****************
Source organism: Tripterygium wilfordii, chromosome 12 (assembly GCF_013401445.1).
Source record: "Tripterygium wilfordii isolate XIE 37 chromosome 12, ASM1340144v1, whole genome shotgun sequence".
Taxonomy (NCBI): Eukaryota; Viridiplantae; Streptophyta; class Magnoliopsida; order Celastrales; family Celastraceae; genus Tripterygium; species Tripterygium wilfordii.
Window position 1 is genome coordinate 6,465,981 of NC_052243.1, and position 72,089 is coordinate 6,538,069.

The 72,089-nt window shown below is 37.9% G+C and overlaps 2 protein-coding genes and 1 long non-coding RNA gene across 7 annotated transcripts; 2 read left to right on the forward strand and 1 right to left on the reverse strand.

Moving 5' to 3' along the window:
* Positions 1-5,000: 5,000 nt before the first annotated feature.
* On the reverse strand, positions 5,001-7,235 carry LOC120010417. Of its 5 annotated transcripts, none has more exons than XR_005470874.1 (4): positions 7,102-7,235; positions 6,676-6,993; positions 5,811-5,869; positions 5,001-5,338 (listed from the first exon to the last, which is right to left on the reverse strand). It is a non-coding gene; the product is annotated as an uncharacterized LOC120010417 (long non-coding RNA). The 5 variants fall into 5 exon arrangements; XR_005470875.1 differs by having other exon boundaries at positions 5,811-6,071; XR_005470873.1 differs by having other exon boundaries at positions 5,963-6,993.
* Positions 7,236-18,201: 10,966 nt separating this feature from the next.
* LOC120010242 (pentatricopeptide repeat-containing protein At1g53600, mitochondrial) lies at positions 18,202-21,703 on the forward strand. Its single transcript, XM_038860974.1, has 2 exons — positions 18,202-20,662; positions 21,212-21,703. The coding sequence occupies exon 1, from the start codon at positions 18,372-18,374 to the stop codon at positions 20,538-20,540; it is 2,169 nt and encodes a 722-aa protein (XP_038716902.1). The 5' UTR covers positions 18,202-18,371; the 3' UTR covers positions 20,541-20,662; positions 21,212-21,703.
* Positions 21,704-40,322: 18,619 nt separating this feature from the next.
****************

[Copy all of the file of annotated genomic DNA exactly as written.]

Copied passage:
Source organism: Tripterygium wilfordii, chromosome 12 (assembly GCF_013401445.1).
Source record: "Tripterygium wilfordii isolate XIE 37 chromosome 12, ASM1340144v1, whole genome shotgun sequence".
Taxonomy (NCBI): Eukaryota; Viridiplantae; Streptophyta; class Magnoliopsida; order Celastrales; family Celastraceae; genus Tripterygium; species Tripterygium wilfordii.
Window position 1 is genome coordinate 6,465,981 of NC_052243.1, and position 72,089 is coordinate 6,538,069.

The 72,089-nt window shown below is 37.9% G+C and overlaps 2 protein-coding genes and 1 long non-coding RNA gene across 7 annotated transcripts; 2 read left to right on the forward strand and 1 right to left on the reverse strand.

Moving 5' to 3' along the window:
* Positions 1-5,000: 5,000 nt before the first annotated feature.
* On the reverse strand, positions 5,001-7,235 carry LOC120010417. Of its 5 annotated transcripts, none has more exons than XR_005470874.1 (4): positions 7,102-7,235; positions 6,676-6,993; positions 5,811-5,869; positions 5,001-5,338 (listed from the first exon to the last, which is right to left on the reverse strand). It is a non-coding gene; the product is annotated as an uncharacterized LOC120010417 (long non-coding RNA). The 5 variants fall into 5 exon arrangements; XR_005470875.1 differs by having other exon boundaries at positions 5,811-6,071; XR_005470873.1 differs by having other exon boundaries at positions 5,963-6,993.
* Positions 7,236-18,201: 10,966 nt separating this feature from the next.
* LOC120010242 (pentatricopeptide repeat-containing protein At1g53600, mitochondrial) lies at positions 18,202-21,703 on the forward strand. Its single transcript, XM_038860974.1, has 2 exons — positions 18,202-20,662; positions 21,212-21,703. The coding sequence occupies exon 1, from the start codon at positions 18,372-18,374 to the stop codon at positions 20,538-20,540; it is 2,169 nt and encodes a 722-aa protein (XP_038716902.1). The 5' UTR covers positions 18,202-18,371; the 3' UTR covers positions 20,541-20,662; positions 21,212-21,703.
* Positions 21,704-40,322: 18,619 nt separating this feature from the next.